Your nominations – and justifications – for other A-road contenders are warmly welcomed. To start you off, I sought the view of the Voice of Traffic, Sally Boazman of BBC Radio 2.

"The A595, which runs between Whitehaven and Barrow-in-Furness on the western edge of the Lake District. Stunning." Strangely, Ms Boazman also used to live beside the A23. But she never hitched along it.

The Independent travel offers: Discover a world of inspiring destinations

Suggested Topics
Alexis Sanchez has completed a £35m move to Arsenal, the club have confirmed
sportGunners complete £35m signing of Barcelona forward
Poor teachers should be fearful of not getting pay rises or losing their job if they fail to perform, Steve Fairclough, headteacher of Abbotsholme School, suggested
voicesChris Sloggett explains why it has become an impossible career path
world cup 2014
Ray Whelan was arrested earlier this week
Have you tried new the Independent Digital Edition apps?
Arts and Entertainment
In a minor key: Keira Knightley in the lightweight 'Begin Again'
Arts and Entertainment
Celebrated children’s author Allan Ahlberg, best known for Each Peach Pear Plum
peopleIndian actress known as the 'Grand Old Lady of Bollywood' was 102
Wayne’s estate faces a claim for alleged copyright breaches
newsJohn Wayne's heirs duke it out with university over use of the late film star's nickname
Life and Style
It beggars belief: the homeless and hungry are weary, tortured, ghosts of people – with bodies contorted by imperceptible pain
lifeRough sleepers exist in every city. Hear the stories of those whose luck has run out
Mick Jagger performing at Glastonbury
Life and Style
fashionJ Crew introduces triple zero size to meet the Asia market demand
ebookHow to enjoy the perfect short break in 20 great cities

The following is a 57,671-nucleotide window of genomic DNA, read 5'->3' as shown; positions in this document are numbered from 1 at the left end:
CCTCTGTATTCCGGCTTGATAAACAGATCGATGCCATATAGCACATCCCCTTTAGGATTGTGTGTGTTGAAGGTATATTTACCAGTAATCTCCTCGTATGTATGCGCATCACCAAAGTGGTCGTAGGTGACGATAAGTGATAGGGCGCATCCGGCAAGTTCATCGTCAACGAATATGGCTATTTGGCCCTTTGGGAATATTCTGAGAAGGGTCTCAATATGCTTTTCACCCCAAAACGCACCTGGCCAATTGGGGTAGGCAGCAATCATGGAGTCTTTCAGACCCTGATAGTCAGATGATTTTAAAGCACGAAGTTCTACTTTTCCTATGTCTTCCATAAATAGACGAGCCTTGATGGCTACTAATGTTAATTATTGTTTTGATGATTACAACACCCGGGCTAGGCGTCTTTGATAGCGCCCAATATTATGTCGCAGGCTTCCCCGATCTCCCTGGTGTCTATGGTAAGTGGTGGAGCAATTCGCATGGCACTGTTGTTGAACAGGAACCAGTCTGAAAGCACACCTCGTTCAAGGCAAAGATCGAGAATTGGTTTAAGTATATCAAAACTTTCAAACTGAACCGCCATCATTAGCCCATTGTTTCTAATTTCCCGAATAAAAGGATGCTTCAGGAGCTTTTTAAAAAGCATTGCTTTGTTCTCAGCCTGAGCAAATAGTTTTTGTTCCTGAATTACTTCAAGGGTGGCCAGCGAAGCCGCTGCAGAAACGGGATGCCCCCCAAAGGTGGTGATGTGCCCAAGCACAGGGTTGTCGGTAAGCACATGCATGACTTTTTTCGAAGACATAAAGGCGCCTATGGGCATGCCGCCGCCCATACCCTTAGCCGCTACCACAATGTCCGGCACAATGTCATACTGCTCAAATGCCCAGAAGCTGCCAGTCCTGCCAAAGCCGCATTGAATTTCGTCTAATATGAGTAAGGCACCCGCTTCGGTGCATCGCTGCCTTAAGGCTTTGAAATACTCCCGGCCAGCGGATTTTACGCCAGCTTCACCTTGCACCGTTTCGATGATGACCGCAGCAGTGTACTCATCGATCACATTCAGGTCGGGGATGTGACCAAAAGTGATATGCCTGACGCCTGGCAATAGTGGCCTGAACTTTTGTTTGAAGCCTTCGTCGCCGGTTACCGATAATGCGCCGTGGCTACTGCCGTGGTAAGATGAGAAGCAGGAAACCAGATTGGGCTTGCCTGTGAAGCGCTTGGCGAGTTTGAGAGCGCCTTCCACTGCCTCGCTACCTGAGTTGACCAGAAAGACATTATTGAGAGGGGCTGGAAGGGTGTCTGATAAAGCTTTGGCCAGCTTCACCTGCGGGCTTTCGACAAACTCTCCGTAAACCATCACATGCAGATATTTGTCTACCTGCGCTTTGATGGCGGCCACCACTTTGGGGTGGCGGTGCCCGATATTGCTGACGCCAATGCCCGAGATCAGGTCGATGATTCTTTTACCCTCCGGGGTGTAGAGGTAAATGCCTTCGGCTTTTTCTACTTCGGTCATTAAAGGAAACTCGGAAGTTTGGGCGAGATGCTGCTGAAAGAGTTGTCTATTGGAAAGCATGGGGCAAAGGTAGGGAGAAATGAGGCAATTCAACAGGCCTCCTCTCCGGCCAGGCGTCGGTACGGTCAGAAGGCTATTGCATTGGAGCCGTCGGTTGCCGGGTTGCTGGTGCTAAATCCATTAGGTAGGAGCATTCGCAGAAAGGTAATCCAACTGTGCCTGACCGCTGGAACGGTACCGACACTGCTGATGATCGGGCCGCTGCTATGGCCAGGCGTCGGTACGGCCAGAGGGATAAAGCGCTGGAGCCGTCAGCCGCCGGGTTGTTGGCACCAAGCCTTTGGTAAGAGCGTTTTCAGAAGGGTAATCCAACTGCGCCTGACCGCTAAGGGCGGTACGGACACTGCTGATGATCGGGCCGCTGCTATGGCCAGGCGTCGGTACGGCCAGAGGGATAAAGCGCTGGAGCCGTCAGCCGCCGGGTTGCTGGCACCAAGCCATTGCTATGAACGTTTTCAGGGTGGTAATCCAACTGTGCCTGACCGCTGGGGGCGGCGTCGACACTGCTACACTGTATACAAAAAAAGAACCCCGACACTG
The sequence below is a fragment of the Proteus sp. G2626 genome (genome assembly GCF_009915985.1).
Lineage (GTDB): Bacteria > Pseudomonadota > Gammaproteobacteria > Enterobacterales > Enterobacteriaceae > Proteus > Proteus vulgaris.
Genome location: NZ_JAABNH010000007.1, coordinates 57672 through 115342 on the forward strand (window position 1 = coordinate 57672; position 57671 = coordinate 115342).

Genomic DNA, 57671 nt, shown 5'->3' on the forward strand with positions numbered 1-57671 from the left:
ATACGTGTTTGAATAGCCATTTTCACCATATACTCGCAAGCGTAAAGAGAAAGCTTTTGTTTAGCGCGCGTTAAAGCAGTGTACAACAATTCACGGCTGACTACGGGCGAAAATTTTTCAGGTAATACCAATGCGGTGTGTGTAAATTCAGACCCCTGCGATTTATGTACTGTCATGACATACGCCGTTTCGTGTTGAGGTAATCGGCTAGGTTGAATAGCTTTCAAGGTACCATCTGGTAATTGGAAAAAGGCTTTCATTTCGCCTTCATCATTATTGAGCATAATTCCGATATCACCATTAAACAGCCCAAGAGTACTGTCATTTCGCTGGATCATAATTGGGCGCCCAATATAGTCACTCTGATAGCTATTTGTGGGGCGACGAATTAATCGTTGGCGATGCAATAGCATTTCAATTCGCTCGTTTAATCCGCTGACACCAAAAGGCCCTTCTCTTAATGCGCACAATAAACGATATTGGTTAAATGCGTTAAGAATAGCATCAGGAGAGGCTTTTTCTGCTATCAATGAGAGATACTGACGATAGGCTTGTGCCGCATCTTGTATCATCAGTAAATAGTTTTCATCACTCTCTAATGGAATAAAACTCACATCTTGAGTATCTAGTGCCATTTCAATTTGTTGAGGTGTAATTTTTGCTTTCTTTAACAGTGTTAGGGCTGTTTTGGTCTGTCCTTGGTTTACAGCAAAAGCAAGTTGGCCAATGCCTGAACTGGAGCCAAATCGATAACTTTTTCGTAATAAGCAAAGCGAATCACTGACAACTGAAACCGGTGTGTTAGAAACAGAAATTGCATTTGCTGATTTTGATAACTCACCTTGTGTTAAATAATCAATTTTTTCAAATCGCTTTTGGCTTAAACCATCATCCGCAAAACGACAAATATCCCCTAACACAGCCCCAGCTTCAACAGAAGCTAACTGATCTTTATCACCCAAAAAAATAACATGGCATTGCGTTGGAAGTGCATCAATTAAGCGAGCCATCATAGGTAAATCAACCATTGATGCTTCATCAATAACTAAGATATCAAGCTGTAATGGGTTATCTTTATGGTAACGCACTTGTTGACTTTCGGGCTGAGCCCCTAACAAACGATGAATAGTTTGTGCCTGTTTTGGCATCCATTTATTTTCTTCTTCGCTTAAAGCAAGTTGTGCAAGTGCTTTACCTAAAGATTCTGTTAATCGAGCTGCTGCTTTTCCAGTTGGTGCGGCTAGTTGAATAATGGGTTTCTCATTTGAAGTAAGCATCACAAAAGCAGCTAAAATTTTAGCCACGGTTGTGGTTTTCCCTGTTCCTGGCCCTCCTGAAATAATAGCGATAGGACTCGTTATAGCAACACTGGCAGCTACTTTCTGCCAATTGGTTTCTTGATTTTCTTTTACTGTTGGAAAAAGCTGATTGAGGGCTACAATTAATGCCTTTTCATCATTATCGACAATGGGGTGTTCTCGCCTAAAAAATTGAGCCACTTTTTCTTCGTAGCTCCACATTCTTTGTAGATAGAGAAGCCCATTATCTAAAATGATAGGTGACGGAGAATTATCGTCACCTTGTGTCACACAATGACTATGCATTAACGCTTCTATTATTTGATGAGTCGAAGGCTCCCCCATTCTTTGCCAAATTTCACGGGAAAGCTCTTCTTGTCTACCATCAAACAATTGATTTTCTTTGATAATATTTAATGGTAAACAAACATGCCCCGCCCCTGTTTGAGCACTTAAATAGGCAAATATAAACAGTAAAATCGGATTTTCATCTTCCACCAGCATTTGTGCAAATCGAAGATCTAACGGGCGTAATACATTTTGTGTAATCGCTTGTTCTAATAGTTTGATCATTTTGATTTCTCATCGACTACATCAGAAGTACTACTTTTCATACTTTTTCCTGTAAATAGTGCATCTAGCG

Santi Cazorla, Mikel Arteta and Mathieu Flamini of Arsenal launch the new Puma Arsenal kits at the Puma Store on Carnaby Street
sportMassive deal worth £150m over the next five years
Arts and Entertainment
Welsh opera singer Katherine Jenkins
musicHolyrood MPs 'staggered' at lack of Scottish artists performing
Life and Style
beautyBelgian fan lands L'Oreal campaign after being spotted at World Cup
Arts and Entertainment
Currently there is nothing to prevent all-male or all-female couples from competing against mixed sex partners at any of the country’s ballroom dancing events
Potential ban on same-sex partners in ballroom dancing competitions amounts to 'illegal discrimination'
Independent Travel Videos
Independent Travel Videos
Simon Calder in Amsterdam
Independent Travel Videos
Simon Calder in Giverny
Independent Travel Videos
Simon Calder in St John's
Independent Travel Videos
Travel Shop
the manor
Up to 70% off luxury travel
on city breaks Find out more
Up to 70% off luxury travel
on chic beach resorts Find out more
sardina foodie
Up to 70% off luxury travel
on country retreats Find out more
Have you tried new the Independent Digital Edition apps?
Independent Dating

By clicking 'Search' you
are agreeing to our
Terms of Use.

ES Rentals

    iJobs Job Widget
    iJobs Travel

    Sales Manager (Fashion and Jewellery), Paddington, London

    £45-£55k OTE £75k : Charter Selection: Major London International Fashion and ...

    Volunteer Digital Marketing Trustee needed

    Voluntary, reasonable expenses reimbursed: Reach Volunteering: Are you keen on...

    Java Swing Developer - Hounslow - £33K to £45K

    £33000 - £45000 per annum + 8% Bonus, pension: Deerfoot IT Resources Limited: ...

    Corporate Events Sales Manager, Marlow,Buckinghamshire

    £30K- £40K pa + Commision £10K + Benefits: Charter Selection: Rapidly expandin...

    Day In a Page

    A History of the First World War in 100 Moments: Peace without magnanimity - the summit in a railway siding that ended the fighting